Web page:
# WEEKDAY function

This article describes the formula syntax and usage of the WEEKDAY function (function: A prewritten formula that takes a value or values, performs an operation, and returns a value or values. Use functions to simplify and shorten formulas on a worksheet, especially those that perform lengthy or complex calculations.) in Microsoft Excel.

## Description

Returns the day of the week corresponding to a date. The day is given as an integer, ranging from 1 (Sunday) to 7 (Saturday), by default.

## Syntax

`WEEKDAY(serial_number,[return_type])`

The WEEKDAY function syntax has the following arguments (argument: A value that provides information to an action, an event, a method, a property, a function, or a procedure.):

• Serial_number    Required. A sequential number that represents the date of the day you are trying to find. Dates should be entered by using the DATE function, or as results of other formulas or functions. For example, use DATE(2008,5,23) for the 23rd day of May, 2008. Problems can occur if dates are entered as text.
• Return_type    Optional. A number that determines the type of return value.
Return_type Number returned
1 or omitted Numbers 1 (Sunday) through 7 (Saturday). Behaves like previous versions of Microsoft Excel.
2 Numbers 1 (Monday) through 7 (Sunday).
3 Numbers 0 (Monday) through 6 (Sunday).
11 Numbers 1 (Monday) through 7 (Sunday).
12 Numbers 1 (Tuesday) through 7 (Monday).
13 Numbers 1 (Wednesday) through 7 (Tuesday).
14 Numbers 1 (Thursday) through 7 (Wednesday).
15 Numbers 1 (Friday) through 7 (Thursday).
16 Numbers 1 (Saturday) through 7 (Friday).
17 Numbers 1 (Sunday) through 7 (Saturday).

## Remark

• Microsoft Excel stores dates as sequential serial numbers so they can be used in calculations. By default, January 1, 1900 is serial number 1, and January 1, 2008 is serial number 39448 because it is 39,448 days after January 1, 1900.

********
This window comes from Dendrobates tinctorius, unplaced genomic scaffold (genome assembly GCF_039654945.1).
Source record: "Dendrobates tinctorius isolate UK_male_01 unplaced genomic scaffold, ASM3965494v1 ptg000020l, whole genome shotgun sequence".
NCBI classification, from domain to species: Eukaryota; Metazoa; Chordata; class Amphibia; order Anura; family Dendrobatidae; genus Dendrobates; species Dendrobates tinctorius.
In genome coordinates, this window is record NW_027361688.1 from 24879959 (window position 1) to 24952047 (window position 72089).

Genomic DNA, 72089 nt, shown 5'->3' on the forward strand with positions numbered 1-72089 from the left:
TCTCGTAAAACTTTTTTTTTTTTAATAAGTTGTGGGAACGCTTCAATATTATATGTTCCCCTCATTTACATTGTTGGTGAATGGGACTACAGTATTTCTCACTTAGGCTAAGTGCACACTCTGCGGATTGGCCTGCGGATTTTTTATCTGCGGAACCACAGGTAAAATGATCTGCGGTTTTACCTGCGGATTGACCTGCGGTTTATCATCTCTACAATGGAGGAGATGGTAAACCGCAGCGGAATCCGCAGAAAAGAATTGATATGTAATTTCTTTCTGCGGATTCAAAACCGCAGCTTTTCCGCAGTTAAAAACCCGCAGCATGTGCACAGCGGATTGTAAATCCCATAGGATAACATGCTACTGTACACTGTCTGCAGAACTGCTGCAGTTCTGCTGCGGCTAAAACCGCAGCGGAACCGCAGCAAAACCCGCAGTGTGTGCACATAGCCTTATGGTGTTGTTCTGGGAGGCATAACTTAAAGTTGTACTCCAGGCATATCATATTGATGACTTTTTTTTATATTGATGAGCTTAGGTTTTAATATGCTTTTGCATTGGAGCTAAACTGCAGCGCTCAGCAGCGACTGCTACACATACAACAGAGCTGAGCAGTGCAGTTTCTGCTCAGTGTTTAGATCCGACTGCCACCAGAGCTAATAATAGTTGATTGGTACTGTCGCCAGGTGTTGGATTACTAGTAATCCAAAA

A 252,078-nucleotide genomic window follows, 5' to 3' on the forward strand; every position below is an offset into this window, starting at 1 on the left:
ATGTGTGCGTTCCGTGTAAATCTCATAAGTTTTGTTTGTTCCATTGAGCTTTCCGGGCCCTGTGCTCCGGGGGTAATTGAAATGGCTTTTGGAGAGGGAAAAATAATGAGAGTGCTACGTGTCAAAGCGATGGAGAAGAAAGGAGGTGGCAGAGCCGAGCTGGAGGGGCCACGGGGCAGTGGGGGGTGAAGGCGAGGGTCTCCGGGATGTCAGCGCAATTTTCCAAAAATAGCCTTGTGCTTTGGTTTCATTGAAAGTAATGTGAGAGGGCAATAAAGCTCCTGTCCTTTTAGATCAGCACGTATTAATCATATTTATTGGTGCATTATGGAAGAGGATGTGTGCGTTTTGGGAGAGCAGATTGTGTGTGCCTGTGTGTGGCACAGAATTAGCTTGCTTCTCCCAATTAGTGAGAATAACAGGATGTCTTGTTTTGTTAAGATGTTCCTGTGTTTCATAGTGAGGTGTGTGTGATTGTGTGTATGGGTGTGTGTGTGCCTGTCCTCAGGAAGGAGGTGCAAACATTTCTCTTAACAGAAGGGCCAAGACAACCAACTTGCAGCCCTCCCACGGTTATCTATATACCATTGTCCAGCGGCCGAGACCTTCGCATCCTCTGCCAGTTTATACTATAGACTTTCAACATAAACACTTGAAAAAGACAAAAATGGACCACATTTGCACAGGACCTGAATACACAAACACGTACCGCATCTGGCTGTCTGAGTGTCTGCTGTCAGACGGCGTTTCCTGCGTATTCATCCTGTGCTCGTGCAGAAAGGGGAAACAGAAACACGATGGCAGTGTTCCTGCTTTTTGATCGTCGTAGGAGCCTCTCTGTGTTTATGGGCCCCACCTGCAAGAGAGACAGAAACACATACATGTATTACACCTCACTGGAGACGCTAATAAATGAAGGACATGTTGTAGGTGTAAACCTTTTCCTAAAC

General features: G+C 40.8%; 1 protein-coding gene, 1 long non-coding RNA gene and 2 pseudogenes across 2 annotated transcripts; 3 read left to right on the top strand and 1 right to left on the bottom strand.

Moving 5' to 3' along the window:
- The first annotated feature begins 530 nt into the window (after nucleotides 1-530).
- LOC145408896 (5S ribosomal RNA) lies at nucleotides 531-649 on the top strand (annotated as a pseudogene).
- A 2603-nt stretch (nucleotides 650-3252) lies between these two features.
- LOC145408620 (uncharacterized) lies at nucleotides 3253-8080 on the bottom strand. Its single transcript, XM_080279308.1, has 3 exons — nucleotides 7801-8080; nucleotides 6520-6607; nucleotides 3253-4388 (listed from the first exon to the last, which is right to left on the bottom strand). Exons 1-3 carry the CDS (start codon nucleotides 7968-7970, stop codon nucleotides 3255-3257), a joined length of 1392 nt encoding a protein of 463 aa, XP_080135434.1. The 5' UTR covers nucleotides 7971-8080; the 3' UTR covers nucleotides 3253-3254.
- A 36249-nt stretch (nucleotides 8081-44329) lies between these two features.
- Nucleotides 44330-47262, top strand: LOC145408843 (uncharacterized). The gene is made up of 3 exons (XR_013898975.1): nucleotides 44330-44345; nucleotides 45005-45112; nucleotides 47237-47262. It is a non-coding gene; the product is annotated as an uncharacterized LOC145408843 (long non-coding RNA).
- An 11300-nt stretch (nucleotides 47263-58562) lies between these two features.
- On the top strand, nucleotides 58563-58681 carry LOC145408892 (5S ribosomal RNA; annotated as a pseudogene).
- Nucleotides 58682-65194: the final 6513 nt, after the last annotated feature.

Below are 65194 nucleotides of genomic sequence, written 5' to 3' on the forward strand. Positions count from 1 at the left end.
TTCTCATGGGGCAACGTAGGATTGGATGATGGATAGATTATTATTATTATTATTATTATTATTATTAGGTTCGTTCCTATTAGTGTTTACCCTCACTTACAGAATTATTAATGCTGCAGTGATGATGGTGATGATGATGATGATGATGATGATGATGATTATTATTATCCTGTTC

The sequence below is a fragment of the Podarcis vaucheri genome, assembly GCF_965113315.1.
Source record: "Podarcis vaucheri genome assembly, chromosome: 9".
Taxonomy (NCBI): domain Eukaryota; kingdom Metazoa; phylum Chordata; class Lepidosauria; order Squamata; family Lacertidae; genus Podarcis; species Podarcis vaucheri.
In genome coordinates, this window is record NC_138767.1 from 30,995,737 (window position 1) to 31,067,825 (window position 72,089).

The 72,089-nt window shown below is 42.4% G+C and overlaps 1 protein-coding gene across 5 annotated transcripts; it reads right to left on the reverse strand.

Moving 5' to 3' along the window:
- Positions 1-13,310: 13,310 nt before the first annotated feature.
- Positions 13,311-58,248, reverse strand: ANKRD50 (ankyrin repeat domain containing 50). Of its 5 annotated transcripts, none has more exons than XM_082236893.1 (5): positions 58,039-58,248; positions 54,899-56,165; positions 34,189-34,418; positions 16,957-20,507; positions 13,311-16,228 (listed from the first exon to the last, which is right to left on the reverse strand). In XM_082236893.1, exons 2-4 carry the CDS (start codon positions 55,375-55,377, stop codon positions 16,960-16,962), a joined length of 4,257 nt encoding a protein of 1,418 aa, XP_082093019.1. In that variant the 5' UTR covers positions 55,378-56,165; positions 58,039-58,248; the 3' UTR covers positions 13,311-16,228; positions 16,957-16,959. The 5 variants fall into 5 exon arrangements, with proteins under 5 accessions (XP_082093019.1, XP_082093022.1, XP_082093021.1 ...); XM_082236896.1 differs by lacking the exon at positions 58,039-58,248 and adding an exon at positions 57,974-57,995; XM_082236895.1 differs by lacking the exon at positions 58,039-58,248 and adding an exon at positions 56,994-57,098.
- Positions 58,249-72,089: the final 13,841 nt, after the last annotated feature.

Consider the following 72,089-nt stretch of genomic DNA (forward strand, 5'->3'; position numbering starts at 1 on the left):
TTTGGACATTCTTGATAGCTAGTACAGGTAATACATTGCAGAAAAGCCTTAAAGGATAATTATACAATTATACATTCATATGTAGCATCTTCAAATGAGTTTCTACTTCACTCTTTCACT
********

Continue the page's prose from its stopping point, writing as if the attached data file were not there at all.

• If serial_number is out of range for the current date base value, a #NUM! error is returned.
• If return_type is out of the range specified in the table above, a #NUM! error is returned.

## Example

The example may be easier to understand if you copy it to a blank worksheet.

1. Select the example in this article. If you are copying the example in Excel Online, copy and paste one cell at a time.
Important: Do not select the row or column headers.

Selecting an example from Help

1. Press CTRL+C.
2. Create a blank workbook or worksheet.
3. In the worksheet, select cell A1, and press CTRL+V. If you are working in Excel Online, repeat copying and pasting for each cell in the example.
Important: For the example to work properly, you must paste it into cell A1 of the worksheet.
4. To switch between viewing the results and viewing the formulas that return the results, press CTRL+` (grave accent), or on the Formulas tab, in the Formula Auditing group, click the Show Formulas button.

After you copy the example to a blank worksheet, you can adapt it to suit your needs.

A B
Data
2/14/2008
Formula Description (Result)
=WEEKDAY(A2) Day of the week, with numbers 1 (Sunday) through 7 (Saturday) (5)
=WEEKDAY(A2, 2) Day of the week, with numbers 1 (Monday) through 7 (Sunday) (4)
=WEEKDAY(A2, 3) Day of the week, with numbers 0 (Monday) through 6 (Sunday) (3)

Notes

• 2/14/2008 is a Thursday.
• In Excel Online, to view the result in its proper format, select the cell, and then on the Home tab, in the Number group, click the arrow next to Number Format, and click General.

Applies to:
Excel 2010, Excel Web App, SharePoint Online for enterprises, SharePoint Online for professionals and small businesses